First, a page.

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According to CBS Biden and McConnell have worked out a deal.

This could still get rejected by the House... possibly, but doubtfully the Senate. So let's take a look and see to what they've agreed.

Again, according to CBS... "Here are the known details of the deal:"

   Tax rates: current tax rates will be extended for all wage earners making below $400,000 and couples making below $450,000.
This constitutes concessions by both sides. Republicans don't want taxes to go up ever and Democrats wanted the brackets lower at $200/250k. Democrats could have had this after Jan. 1 and Republicans could have had squat. But Democrats would have had to see taxes go up for everyone and Republicans would essentially have had to vote for a tax cut on just the lower brackets or explain why they are hypocrits and consequently lose at the ballot box next time around.

So Democrats had the winning hand here and conceded something to Republicans while Republicans really didn't concede anything they had a real grip on in the first place. So the question is what did Democrats get in return? I'm actually ok with the cut off point moving up as long as we got something good in return.

   The automatic spending cuts under the sequester will be delayed for two months. The cost of continuing current federal spending levels will be offset by revenue increases and some spending cuts. The spending cuts will come half from defense and half non-defense accounts.
Two months? What the fuck is that. This is a serious loss for Democrats and has me seriously scratching my head and worrying about what happens in the "next deal." What will Democrats have as their bargaining chips when House Republicans have the debt ceiling and now sequester as well. Obama is talking tough about not negotiating the debt ceiling again and perhaps he'll stick to that but this seems like a huge loss of political leverage... so what did Democrats get in turn for it? So far it seems Democrats have given two items, one big (two month sequester extention), one small-to-medium (tax cut-off point).

CBS says...

Democrats see this deal as a victory because Republicans had objected to using any new tax revenue to offset the loss of sequester spending cuts, reports Garrett.
But that strikes me as a salesmans talking point. Republicans didn't have any leverage on tax revenue.
   The estate tax: it was set to increase from rom 35 percent to 55 percent in 2013. Instead, the compromise sets the new rate at 40 percent with the first $5 million worth of property exempt from being taxed.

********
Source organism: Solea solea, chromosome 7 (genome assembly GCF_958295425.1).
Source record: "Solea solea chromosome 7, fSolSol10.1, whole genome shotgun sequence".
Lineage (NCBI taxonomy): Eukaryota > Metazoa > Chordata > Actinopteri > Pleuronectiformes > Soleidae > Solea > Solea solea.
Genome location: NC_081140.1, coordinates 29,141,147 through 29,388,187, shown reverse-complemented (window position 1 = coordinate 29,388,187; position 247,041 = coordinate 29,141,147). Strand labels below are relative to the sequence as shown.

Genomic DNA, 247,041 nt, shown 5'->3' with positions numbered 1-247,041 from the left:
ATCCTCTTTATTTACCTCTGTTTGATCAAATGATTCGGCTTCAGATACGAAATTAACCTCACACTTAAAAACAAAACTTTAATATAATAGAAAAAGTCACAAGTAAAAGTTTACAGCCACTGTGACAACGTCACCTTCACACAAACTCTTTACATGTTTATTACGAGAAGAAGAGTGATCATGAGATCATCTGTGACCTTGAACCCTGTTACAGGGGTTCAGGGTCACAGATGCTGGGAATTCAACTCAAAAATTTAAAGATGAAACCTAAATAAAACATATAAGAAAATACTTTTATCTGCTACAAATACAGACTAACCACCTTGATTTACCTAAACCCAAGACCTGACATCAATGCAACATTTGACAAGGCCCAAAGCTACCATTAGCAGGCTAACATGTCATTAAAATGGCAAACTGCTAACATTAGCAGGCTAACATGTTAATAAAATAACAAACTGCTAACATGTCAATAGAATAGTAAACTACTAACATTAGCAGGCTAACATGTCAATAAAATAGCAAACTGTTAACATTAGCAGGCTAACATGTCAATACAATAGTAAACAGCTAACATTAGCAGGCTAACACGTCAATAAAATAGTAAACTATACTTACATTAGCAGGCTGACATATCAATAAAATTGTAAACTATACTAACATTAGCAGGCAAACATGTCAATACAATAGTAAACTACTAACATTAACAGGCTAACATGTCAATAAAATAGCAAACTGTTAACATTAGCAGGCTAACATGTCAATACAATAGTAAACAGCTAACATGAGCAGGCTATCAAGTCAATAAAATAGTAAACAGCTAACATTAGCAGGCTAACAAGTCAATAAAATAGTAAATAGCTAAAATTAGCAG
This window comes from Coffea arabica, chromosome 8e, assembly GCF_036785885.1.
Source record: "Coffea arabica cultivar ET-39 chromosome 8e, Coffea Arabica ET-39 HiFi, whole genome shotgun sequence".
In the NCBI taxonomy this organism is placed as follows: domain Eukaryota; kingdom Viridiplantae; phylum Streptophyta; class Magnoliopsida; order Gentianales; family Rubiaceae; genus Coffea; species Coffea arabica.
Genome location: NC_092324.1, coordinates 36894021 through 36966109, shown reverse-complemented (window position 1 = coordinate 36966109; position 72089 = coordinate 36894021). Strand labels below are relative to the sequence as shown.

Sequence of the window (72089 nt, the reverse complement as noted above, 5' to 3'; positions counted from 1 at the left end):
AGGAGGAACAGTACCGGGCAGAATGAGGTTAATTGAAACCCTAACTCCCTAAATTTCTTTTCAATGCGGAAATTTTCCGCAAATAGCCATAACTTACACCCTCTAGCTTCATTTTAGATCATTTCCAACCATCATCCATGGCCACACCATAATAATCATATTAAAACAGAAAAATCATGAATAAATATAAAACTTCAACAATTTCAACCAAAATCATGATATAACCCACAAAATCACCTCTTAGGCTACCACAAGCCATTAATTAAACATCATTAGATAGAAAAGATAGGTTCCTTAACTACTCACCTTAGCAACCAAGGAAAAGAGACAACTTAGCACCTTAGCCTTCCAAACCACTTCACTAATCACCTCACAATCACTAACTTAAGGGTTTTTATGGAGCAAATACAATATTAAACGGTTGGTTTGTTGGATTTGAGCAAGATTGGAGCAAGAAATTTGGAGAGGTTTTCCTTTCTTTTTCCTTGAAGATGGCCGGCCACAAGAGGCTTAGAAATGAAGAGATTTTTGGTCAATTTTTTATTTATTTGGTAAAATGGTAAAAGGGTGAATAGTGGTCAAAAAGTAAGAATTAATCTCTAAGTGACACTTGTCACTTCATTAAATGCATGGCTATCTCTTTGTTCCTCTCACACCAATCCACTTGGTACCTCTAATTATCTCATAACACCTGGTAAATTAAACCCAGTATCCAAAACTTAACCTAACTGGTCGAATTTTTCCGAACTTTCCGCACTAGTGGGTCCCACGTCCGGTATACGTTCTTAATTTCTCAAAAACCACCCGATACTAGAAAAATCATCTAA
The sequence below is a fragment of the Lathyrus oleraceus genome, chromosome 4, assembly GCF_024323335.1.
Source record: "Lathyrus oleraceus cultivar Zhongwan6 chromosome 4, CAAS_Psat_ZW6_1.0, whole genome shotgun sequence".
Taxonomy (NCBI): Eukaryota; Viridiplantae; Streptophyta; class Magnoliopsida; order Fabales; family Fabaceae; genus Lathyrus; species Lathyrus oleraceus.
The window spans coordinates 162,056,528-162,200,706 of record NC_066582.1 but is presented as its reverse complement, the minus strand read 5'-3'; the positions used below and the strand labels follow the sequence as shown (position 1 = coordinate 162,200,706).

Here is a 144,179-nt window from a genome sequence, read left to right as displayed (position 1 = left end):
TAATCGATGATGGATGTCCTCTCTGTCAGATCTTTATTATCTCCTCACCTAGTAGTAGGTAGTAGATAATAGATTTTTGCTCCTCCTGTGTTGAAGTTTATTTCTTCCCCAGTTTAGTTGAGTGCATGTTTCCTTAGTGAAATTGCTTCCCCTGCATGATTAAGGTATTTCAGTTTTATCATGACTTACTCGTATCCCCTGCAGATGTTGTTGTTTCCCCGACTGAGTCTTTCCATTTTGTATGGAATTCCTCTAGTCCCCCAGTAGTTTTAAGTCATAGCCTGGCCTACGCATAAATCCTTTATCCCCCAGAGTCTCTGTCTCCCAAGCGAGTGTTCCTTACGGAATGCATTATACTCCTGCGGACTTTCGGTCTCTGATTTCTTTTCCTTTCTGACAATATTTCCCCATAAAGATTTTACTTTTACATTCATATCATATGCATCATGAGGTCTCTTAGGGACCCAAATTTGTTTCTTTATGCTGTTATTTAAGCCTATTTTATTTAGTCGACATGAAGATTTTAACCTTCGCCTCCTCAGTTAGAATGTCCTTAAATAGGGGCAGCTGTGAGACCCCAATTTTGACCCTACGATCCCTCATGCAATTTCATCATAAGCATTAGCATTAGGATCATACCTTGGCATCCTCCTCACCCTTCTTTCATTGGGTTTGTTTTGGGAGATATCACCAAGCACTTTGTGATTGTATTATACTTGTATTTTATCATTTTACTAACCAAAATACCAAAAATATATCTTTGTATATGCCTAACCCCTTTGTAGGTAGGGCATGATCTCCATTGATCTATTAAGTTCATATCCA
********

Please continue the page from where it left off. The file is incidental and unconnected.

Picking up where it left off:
The $5 millioin exemption is smaller then I read reported earlier and I'm ok with that but the rate strikes me as considerably lower then it should. Again it seems like a mild compromise on our side but then if Republicans sign off on it the estate tax will increase so a mild compromise on their side too.
   Capital gains tax: Capital gains and dividend tax rates will increase from 15 to 20 percent.
Any increase on capital gains is good and I'm guessing neither side really wanted to see this go up much. We the People would probably love to see it increase much farther (like to normal income levels) but I doubt we ever really had a chance at that. So 5% is more than it is now... but damn! 35% would have been better.
   Alternative Minimum Tax: a permanent fix to the tax that would hit middle class families
This is very goodness... but it seems like it should have been part of normal bi-partisan governing. A broken AMT would serve no one at all.
   "Doc Fix": doctors will be shielded from a massive reimbursement gap for treating Medicare patients.
This too is goodness but also part of normal bi-partisan governing. Republicans have used it as leverage so I guess they are giving up something here by removing a threat to break Medicare. So perhaps a small win for our side.
   Unemployment benefits: unemployed workers will receive their benefits which expired over the weekend.
This one is huge for us. UI is incredibly important for the people involved and for economic health. This is one of the few reasons I have hesitated to urge going over the "fiscal cliff." It doesn't say how long they are extended... just as it doesn't say if the doc fix is a permanent one or temporary. It does say the AMT fix is permanent which makes me worry these other two are temporary ones we'll have to fight over later.
   Renewable energy tax credit: the tax credit for renewable energy companies will be extended for another year.
This too is good and something the Republicans are giving up. But only one year? This is something that should be long term policy until renewables are at least on an equal footing with fossil fuel.